Photo by Cindy Sherman at The Broad Museum in Los Angeles
As most women know, and as the world is becoming increasingly aware, sexism and sexual harassment and assault are not limited to the entertainment industry. Everywhere, from tech to government to sports, there are predators, mostly men, who feel so entitled to sex that they use their positions of power to take it from people. This time, it’s the art world.
As reported by The New York Times last week, Knight Landesman, publisher of Artforum, one of the art world’s premiere magazines, resigned from his position in light of a lawsuit brought against him by nine women who’ve either worked for him or met him at art events and been sexually harassed or assaulted by him, sometimes followed by him retaliating against them if they spurned his advances.
Today, over 500 female artists, writers, curators, and filmmakers have signed a letter standing with the women of the lawsuit and “pledging to fight against sexism in the art world.”
The letter began in a WhatsApp chat with only ten members of the arts community on October 24th. By the next day, the group increased to 125 participants and kept growing. Says Vanessa Carlos, a co-founder of the London gallery Carlos/Ishikawa, who was on the original group chat:
“The idea came very quickly to draft this letter. It was amazing to witness this huge group of people across different continents formulating this letter together. There are a lot of stories that women shared in the WhatsApp group, and a lot of them are not ready to come forward publicly. It was really hurtful to know that they still didn’t feel they could come forward, even in the current conversation.”
Since the letter was released today, 1800 cis and trans female and gender-nonconforming artists like Laurie Anderson, Cindy Sherman, and Lynn Nottage had signed. Other signers include Phyllida Barlow, Dominique Gonzalez-Foerster and Tania Bruguera. The letter uses text from artist and co-signer Jenny Holzer’s work, “Abuse of Power Comes As No Surprise:”
“We are not surprised.
We are artists, arts administrators, assistants, curators, directors, editors, educators, gallerists, interns, scholars, students, writers, and more—workers of the art world—and we have been groped, undermined, harassed, infantilized, scorned, threatened, and intimidated by those in positions of power who control access to resources and opportunities. We have held our tongues, threatened by power wielded over us and promises of institutional access and career advancement.”
The letter goes on to stress that open secrets will no longer be tolerated in the art world saying, “Your actions will no longer be a secret, whispered amongst us for fear of ostracization, professional shunning, and recrimination. Where we see the abuse of power, we resolve to speak out.”
It also announces the start of an online campaign, Not Surprised, across social media. Ruba Katrib, signer on the letter and curator at MoMA PS1, said, “This is really an initial step of what most people have expressed desire to be a longer-term engagement. There’s a real recognition that needs to take place that this is an actual problem and affects a huge percentage of people working in the contemporary art industry.”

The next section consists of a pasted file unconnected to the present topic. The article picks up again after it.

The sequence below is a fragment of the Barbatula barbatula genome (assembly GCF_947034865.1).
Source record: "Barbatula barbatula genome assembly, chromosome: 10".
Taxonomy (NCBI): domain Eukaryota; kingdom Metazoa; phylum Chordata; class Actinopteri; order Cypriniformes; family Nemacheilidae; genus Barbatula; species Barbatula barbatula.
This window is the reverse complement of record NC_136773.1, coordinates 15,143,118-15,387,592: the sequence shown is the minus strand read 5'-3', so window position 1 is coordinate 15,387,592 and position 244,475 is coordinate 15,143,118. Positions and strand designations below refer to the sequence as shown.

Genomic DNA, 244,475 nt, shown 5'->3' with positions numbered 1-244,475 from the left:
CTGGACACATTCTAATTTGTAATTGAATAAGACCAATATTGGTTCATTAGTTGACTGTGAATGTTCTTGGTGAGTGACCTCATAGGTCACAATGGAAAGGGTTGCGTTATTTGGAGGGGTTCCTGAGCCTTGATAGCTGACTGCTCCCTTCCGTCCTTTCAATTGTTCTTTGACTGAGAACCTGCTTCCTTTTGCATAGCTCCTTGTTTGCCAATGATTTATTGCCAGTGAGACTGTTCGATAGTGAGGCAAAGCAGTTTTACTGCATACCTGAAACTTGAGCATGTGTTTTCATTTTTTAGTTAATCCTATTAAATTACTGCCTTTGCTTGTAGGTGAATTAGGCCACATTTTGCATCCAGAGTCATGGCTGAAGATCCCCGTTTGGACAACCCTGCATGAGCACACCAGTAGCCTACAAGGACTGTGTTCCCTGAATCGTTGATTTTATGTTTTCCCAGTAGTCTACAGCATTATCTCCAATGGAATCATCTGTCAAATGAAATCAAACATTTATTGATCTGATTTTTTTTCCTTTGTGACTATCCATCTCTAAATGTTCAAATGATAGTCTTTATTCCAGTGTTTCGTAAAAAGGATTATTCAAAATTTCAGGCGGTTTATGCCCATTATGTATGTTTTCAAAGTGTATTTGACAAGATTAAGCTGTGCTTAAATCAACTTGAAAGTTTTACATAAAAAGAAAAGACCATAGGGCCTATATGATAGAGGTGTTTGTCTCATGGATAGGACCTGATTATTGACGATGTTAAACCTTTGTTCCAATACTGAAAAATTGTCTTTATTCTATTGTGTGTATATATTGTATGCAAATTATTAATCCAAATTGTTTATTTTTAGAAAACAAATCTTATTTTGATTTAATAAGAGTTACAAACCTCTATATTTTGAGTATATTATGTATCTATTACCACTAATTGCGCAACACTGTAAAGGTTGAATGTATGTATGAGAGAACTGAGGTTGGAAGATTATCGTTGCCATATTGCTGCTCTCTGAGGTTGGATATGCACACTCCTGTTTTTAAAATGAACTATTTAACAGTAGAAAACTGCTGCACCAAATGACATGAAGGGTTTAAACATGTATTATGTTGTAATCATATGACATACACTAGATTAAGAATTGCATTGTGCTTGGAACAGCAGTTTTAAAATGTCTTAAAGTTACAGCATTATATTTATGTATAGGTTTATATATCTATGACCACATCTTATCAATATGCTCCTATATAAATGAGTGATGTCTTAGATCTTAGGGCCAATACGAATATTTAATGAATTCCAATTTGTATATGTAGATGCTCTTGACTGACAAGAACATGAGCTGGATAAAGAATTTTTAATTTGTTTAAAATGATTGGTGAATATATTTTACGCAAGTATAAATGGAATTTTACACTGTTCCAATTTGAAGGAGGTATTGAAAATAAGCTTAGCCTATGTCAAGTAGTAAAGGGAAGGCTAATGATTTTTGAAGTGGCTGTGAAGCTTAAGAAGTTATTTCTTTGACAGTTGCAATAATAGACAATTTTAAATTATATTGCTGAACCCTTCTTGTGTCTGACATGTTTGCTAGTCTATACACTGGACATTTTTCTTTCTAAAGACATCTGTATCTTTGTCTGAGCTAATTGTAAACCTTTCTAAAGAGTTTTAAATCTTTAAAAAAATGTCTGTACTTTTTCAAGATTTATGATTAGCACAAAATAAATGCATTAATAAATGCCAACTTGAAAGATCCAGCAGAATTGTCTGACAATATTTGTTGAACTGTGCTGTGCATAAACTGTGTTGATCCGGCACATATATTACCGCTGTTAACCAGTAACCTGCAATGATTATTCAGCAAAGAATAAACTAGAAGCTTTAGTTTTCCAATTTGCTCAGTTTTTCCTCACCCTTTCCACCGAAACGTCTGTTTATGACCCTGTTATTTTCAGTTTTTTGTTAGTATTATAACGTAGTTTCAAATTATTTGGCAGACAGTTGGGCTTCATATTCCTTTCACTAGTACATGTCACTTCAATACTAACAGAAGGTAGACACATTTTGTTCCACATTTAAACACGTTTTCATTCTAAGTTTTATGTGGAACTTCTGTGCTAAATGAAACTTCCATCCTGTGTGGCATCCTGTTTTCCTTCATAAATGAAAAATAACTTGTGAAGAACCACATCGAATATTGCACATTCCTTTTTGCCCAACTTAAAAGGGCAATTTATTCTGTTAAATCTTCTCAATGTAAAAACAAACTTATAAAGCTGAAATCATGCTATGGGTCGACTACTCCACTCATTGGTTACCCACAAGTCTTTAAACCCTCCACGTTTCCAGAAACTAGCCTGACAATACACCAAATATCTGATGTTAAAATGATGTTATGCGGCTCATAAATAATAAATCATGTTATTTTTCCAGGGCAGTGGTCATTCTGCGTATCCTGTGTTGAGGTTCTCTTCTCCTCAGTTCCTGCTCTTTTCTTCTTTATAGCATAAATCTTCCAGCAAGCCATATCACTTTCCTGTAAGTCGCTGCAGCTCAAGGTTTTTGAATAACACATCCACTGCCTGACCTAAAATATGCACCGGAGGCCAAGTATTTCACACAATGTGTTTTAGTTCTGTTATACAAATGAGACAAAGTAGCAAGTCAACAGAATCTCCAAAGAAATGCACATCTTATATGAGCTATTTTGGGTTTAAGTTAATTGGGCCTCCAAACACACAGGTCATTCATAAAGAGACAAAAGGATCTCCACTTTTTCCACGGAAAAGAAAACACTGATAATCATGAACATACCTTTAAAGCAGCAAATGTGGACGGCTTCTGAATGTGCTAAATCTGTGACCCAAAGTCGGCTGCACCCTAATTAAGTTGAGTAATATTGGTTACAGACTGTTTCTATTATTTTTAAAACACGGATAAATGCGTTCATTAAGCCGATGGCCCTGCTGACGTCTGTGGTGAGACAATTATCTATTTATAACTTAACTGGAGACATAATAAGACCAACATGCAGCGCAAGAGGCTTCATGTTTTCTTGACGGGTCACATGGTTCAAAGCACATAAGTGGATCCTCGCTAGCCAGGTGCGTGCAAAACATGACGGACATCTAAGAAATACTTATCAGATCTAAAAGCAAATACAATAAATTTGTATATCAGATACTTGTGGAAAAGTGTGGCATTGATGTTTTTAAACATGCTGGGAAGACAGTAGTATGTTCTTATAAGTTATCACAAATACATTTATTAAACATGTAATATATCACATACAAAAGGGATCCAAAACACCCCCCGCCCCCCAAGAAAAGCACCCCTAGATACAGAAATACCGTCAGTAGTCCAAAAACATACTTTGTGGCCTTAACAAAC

Meanwhile, the rest of the staff at Artforum and its sister publication, Bookforum, have signed their own letter condemning not only Landesman’s actions, but how his co-publishers Anthony Korner, Charles Guarino and Danielle McConnell, have handled it and represented them. They say:
“We, the undersigned staff of Artforum and Bookforum, condemn the way the allegations against Knight Landesman have been handled by our publishers and repudiate the statements that have been issued to represent us so far. We are committed to gender justice and to the eradication of sexual harassment in the art community and beyond. We are now gravely aware of the work that needs to be done at our own publication, and call on the publishers to work with us to create radical and lasting change. There is much more to be said, and in the future we will be addressing these events in greater depth. Our intent right now is to state our position unequivocally.”
And that’s the kind of unequivocal statement we need. We don’t need phony apologies dressed up as coming-out moments, we don’t need faux attempts at “rehab,” and we certainly don’t need people continuing to make excuses for or turning a blind eye to the abuses in their industry. We need people to be brave. We need people to have integrity. We need people to tell the truth, and stand in solidarity with the truth-tellers.
Because here’s the secret about powerful people: they’re only as powerful as everyone around them allows them to be. It’s like Negan on The Walking Dead. If people didn’t listen to him, or decide they needed someone to take power in the way that he did, he’d just be some dude with a baseball bat. Money is only valuable, because we’ve all agreed on a system that makes it valuable. Otherwise it’s just paper and metal, or digits in a computer system. Power is taken, but power is also given, and it doesn’t have to be.
So sure, people can “threaten people’s careers.” But what if the rest of us hired those people, ignoring abusers’ “blacklists?” What if we all decided to take the power we so willingly bestow on heads of companies, or those with lots of money, and instead chose to bestow it on the employees, the marginalized, the abused? Think of what could happen.
(via Jezebel, image: Teresa Jusino/artwork by Cindy Sherman)
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